The Aspect Storm

Like the rest of you oily meatbags, I have a few mortal fears.

Thalassophobia and megalohydrothalassophobia hinder my ability to effectively mount deep sea expeditions. I have recurring nightmares about being an alien sleeper agent. And I do not appreciate the Arthropod phylum at all.

I also have fabricated fears, abstract horrors discovered in works of fiction. Courtesy of The Steel Remains, The Aspect Storm now ranks on that list. The storm is a curious concept, basically an extradimensional, transtemporal chaos entity described as a warp in the fabric of every possible outcome the universe will allow. Neat.

When an average human encounters the Aspect Storm, they experience a multitude of realities balanced on an axis of personal decision. They observe every what if of every critical choice they have ever made by interacting with the inhabitants of the alternative realities. Strangers react with haunting familiarity while closest friends are altered beyond all recognition. The end result is basic insanity for the observer, as one is so overwhelmed with alternatives they become lost in probable memories and are unable to discern their own timeline.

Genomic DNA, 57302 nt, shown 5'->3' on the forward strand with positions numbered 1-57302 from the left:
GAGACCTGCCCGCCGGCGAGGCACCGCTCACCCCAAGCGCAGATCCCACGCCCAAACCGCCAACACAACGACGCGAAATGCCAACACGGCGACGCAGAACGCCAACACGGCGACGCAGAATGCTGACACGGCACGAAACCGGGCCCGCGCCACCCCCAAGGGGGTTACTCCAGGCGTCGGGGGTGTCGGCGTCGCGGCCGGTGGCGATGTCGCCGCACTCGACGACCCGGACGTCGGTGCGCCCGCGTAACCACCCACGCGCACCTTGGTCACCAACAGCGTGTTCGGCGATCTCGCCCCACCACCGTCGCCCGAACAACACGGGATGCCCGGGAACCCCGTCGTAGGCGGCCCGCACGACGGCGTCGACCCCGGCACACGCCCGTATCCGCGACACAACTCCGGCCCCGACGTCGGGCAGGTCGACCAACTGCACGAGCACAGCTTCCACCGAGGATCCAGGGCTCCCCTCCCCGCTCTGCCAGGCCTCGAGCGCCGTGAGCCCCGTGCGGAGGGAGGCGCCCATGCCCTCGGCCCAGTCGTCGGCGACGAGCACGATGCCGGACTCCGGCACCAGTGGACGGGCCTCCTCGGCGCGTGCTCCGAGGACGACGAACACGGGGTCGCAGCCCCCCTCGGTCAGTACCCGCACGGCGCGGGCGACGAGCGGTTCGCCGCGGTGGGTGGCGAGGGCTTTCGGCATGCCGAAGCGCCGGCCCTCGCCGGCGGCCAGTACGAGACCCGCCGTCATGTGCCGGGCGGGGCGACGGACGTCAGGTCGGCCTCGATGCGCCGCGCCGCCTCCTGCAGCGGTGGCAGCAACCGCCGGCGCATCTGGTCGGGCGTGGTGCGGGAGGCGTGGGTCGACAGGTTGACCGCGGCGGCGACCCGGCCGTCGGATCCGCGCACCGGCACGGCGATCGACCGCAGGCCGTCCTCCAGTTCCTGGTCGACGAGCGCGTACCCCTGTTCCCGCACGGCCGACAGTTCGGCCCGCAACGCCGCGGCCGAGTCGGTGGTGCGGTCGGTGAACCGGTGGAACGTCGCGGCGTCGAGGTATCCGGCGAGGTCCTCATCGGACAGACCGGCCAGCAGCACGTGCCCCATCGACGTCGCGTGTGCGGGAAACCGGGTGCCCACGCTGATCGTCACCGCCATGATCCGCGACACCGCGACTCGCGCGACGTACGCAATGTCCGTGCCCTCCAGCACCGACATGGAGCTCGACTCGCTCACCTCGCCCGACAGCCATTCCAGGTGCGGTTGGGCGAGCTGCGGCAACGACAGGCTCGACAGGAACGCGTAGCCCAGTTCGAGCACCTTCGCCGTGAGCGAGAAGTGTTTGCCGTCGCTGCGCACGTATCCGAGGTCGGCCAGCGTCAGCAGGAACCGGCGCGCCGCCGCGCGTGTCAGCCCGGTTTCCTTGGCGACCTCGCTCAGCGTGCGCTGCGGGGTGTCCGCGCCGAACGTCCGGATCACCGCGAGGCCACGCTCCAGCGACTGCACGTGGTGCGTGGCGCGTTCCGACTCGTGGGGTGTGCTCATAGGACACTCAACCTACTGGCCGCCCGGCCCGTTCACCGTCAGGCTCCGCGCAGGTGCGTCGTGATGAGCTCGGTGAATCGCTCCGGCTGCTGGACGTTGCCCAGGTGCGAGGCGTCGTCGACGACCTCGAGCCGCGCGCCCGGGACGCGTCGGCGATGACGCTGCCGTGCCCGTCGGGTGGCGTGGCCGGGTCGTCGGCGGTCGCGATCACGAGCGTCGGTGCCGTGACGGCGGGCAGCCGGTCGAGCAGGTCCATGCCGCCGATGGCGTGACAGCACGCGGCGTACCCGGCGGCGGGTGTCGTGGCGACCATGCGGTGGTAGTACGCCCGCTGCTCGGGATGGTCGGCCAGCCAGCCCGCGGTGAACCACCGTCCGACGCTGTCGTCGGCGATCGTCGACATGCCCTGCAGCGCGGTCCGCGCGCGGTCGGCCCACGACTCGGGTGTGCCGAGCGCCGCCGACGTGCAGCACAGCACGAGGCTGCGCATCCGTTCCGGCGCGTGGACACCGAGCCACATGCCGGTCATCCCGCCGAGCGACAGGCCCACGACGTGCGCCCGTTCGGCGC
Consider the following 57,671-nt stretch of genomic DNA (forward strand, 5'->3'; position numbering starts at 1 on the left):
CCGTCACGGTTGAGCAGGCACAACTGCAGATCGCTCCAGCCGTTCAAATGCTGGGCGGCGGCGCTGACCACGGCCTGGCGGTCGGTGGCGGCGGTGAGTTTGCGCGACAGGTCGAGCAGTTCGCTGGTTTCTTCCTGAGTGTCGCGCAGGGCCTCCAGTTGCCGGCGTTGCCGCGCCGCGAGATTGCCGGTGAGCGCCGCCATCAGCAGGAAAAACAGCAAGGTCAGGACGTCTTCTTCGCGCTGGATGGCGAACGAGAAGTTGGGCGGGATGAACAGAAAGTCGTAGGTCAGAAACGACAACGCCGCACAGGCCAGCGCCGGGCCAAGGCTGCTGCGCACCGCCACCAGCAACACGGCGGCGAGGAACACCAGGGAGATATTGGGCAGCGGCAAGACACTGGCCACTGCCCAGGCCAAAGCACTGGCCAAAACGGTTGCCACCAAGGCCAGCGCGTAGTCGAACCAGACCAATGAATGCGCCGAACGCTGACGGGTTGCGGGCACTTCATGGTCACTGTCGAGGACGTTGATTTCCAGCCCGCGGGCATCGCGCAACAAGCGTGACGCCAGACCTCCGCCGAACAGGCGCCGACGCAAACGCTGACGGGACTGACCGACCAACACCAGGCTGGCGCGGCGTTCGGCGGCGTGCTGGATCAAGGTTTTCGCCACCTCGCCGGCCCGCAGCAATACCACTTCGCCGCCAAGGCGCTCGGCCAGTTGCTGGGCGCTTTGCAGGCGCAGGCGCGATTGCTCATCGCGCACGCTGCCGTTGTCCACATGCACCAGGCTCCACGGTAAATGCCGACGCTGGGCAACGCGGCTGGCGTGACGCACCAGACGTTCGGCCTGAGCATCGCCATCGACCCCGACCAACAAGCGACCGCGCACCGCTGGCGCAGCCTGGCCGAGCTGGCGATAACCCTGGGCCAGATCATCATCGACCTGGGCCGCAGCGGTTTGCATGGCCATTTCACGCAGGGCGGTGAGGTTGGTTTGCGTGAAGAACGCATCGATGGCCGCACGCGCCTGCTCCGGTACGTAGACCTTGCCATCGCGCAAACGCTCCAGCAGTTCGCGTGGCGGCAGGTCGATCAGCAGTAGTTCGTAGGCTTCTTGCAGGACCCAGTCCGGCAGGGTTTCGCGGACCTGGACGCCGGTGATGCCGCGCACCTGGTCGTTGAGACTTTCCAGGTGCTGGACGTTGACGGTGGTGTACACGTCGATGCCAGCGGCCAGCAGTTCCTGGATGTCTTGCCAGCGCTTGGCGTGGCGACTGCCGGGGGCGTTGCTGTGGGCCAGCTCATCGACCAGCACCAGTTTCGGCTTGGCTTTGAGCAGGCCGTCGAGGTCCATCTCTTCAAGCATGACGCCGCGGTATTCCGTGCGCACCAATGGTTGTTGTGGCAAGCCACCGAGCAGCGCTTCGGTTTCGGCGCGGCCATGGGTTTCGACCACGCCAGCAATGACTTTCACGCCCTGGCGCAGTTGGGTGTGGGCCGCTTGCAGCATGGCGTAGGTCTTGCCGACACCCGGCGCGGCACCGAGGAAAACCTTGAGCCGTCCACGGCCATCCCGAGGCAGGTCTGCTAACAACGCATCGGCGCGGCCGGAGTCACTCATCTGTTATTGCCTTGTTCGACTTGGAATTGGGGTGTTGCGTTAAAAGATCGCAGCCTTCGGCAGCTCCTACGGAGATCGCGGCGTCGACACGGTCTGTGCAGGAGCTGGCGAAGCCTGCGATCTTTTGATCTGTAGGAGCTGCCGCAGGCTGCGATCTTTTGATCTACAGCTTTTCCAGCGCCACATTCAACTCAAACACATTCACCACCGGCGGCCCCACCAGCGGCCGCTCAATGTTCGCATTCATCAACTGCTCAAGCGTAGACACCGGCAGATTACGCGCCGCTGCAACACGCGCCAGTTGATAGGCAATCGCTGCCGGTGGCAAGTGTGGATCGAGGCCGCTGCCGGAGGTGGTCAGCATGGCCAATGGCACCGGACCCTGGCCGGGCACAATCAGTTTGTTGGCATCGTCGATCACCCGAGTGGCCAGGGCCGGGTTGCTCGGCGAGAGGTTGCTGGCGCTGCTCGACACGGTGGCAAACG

The real personal horror of the Aspect Storm is unfiltered, relentless introspection. Every fault, known or unknown, would be fully recognized and relived in detail. A thousand nights of laying awake, regretting every mistake, experienced in an instant.

Ringil Eskiath's mantra becomes applicable to regular self-doubt: You don't do that shit, Gil. There are no alternatives. You live with what is. And you don't let your ghosts rent room in your head.

I still hate the ocean though.